ello again! Although I usually don’t have much time writing, I do occasionally see an interesting post or question regarding something I like. As I was browsing facebook, a question came to the Matlab forum I visit from time to time.It was not exactly a question to be honest, but a request for aid regarding computing of the Mandelbrot set, which is one of the famous fractal sets and in fact nothing more, that just evaluating some function in the complex plane over and over again until we decide for each point, whenever it lies in the set or it doesn’t. Basically, one defines a starting value for each point in the plane and then iterates a function of a form Z(n+1) =   Z(n)*Z(n) + C. This is the exact formula for computing the Julia set instead, but both the Mandelbrot and Julia sets are very similar in term of computing. Here, C defines a complex constant, which is added in each iteration to point lying somewhere in the complex plane. As it happens, its a numerical iteration-based solving of the set. One could create an infinite iteration loop, but then he would never see the result. It is therefore always a good idea to specify 2 things:

  • Maximum amount of iterations to be processed.
  • Iteration threshold – a function value which when crossed specifies that the point is  / is not a part of the set.

The iteration is usually stopped when any of the above is asserted. Either we have reached maximum amount of iterations or the function value has crossed the Threshold. The complex plane is usually defined from range -2 to 2 on both the real and imaginary axis. This is because values greater than 2 or -2 taken to the power of 2 always tend to go to infinity in this case and there is nothing special on them. To visualize the set, it is therefore necessary to evaluate the function in each point in the area of interest. In our basic case between -2 and 2 on real and -2 and 2 on the imaginary axis. Lets say we have a resolution of 1000 points in both real (x) and imaginary planes (y),this gives us a total of 1000*1000 = 1e6 points to be evaluated in order to visualize the set. Not precisely though as some points lying on the set edges require quite a large amount of iterations, lets say 100 for example. This gives us 1e6*100 = 1e8 complex multiplications and additions in order to visualize the set. This is quite a huge number even for modern multi-core computers.

Main CUDA Kernels


Now the problem is, that computing the set and displaying the set in Matlab is quite easy, however because of extra overhead of the Matlab language, one can easily run into a situation, where the evaluation of the set in this resolution will take tenths of minutes if not hours for large resolutions such as 2K or 4K. To illustrate the problem: there are 3 loops! The outermost one, which loop across iterations and 2 inner loops looping across the set’s X and Y – dimensions. writing the ultra inefficient will result in 3 for-loops, which will be sequentially executed on a single CPU core and not all available CPU cores. In fact using for-loops is highly not recommended for Matlab (Although sometimes just has to be used). An alternative solution is to use Matlab’s great vectorization technique as Matlab stand in fact for “Matrix Laboratory”. To do the vectorization, we just compute “all” values at once for a single iteration. To do so,we define the Initial value as a matrix and the constant as a matrix as well, when evaluating the function,we use the element-wise operations on matrices and vectors, which are very likely executed on several CPU cores are also very likely optimized with vector instructions such as SSE or AVX. By doing this, we can remove the 2 loops looping across the X and Y dimensions. The last iteration loop just has to stay as the results of the the next iteration is dependent on the previous result and although millions of points can be executed in parallel, their new values can only be computed as soon as their previous function values are known. This is overall known as data-dependency.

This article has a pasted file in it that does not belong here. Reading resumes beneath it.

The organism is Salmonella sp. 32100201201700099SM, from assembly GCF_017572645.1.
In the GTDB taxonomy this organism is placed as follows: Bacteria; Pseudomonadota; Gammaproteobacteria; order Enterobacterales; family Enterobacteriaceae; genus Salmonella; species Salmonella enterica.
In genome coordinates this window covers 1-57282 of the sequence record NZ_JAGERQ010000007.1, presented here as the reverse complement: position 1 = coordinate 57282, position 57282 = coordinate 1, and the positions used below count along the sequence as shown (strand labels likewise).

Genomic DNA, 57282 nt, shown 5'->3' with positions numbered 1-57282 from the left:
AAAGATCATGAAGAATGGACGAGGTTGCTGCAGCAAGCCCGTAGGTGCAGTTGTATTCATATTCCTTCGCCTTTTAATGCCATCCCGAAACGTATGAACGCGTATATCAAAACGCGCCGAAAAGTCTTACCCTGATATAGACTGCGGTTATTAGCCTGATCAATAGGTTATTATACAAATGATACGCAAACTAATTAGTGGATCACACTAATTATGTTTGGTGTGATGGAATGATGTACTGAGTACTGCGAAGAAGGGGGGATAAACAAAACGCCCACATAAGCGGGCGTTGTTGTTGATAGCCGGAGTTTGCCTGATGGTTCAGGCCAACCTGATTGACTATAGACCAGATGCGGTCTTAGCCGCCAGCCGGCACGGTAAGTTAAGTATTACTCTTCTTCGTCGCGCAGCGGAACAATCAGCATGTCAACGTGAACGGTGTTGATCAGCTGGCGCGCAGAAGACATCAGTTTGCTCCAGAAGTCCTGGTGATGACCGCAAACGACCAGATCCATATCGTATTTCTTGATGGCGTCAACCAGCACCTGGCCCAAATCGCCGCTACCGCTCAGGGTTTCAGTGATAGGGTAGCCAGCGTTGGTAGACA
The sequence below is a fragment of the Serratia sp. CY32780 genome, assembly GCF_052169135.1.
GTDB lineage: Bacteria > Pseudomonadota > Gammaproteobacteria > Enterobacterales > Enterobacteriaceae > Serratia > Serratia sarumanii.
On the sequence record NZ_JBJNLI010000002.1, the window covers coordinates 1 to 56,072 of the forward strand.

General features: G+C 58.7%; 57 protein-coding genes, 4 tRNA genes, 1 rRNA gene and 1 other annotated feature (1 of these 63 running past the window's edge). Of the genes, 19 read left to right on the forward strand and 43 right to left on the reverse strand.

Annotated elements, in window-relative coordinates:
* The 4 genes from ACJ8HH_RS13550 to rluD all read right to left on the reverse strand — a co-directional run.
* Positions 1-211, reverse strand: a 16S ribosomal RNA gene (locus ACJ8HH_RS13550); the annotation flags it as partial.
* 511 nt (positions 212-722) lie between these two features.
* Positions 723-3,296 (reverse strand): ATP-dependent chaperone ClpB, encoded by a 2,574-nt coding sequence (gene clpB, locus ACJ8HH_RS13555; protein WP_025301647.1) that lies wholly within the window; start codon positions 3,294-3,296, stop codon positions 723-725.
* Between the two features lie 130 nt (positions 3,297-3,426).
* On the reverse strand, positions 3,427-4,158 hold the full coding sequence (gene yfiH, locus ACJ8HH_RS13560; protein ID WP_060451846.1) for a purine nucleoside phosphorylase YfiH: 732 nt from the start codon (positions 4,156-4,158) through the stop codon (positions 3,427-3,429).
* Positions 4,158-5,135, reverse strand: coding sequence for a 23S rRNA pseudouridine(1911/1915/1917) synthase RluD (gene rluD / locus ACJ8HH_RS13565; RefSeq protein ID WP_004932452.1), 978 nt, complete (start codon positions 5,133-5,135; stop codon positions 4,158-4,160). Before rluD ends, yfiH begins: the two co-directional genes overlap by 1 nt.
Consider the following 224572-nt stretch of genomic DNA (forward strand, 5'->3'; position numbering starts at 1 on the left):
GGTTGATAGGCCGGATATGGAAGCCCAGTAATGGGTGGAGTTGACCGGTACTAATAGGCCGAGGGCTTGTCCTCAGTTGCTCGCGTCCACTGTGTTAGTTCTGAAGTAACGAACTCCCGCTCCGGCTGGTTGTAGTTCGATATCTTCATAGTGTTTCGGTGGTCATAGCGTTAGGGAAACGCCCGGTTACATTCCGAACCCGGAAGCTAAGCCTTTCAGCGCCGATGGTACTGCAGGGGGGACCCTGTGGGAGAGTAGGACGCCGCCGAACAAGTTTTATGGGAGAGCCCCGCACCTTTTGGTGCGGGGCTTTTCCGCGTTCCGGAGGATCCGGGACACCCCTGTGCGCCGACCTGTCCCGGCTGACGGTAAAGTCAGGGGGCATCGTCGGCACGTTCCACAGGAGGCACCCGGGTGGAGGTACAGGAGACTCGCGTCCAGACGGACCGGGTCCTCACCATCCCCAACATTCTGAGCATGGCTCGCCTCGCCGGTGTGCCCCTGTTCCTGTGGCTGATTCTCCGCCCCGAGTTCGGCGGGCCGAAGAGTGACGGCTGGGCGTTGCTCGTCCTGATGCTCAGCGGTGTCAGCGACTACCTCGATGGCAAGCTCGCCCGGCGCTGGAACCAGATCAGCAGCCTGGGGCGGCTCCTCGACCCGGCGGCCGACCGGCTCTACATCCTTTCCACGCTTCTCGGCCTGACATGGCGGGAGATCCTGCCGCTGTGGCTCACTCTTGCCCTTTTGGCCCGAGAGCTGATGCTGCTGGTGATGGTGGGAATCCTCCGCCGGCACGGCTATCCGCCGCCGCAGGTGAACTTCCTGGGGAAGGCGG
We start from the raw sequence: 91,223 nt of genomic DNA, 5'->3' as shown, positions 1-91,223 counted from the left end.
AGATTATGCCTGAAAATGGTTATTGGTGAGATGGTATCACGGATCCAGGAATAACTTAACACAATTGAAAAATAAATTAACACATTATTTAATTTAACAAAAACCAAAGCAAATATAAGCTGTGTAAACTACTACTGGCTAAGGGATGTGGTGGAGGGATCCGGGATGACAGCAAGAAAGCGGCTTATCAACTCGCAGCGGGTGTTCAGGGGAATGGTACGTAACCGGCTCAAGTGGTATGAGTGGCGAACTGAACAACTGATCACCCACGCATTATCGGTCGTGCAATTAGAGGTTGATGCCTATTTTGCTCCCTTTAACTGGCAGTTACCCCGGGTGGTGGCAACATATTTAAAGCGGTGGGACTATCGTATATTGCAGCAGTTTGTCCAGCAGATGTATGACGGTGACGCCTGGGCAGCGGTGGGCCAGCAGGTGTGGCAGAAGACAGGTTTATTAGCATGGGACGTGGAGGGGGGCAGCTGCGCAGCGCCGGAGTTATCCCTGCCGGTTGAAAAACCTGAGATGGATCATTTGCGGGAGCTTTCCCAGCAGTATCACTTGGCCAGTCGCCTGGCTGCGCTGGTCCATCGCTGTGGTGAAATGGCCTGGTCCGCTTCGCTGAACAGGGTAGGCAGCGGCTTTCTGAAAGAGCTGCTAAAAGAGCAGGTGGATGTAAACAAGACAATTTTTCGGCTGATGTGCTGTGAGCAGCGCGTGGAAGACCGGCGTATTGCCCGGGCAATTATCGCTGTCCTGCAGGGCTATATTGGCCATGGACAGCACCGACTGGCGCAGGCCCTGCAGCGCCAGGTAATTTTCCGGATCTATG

For those,who want to take a quick look at the performance and the demo, I have prepared a small demonstration video available on youtube. Unfortunately, the audio stream is the one I had in background while recording the screen and it has been captured as well. It has nothing to do with the demo. For those who wonder what those songs are: #1 Sudha feat. Zoe Johnston – Leche – Thomas Schwartz #2 Taylor Swift – This Love from album 1989.



Update 2018.01.24:

Because some people found my work inspiring,I decided to add some new functionality. First of all,the image can be panned to any position. There is no longer a need to zoom in & out in order to view a specific part of the plane. Furthermore,user may change the colormap of the image. I have added my favorite colormaps (morgenstemning), but new and custom ones can be added easily. At last, the CUDA mexfile now supports Image filtering with a custom Image filter (Kernel). This has been added as an alternative to slow CPU processing and mainly to enhance the image. Especially when high amount of iterations has been requested. There are however still some improvements that may be added in a later release:

  • Switch from Julia Real / Imag to Absolute value and Angle.
  • Use double-precision processing in CUDA.
  • Try to decrease memory usage in order to process higher resolutions.
  • Fix CUDA based Image filter,which now crops the requested image borders.

The last specified problem can likely be solved easily in Visual Studio. It is only visible when the filtering kernel is approximately the same size as the input Image.



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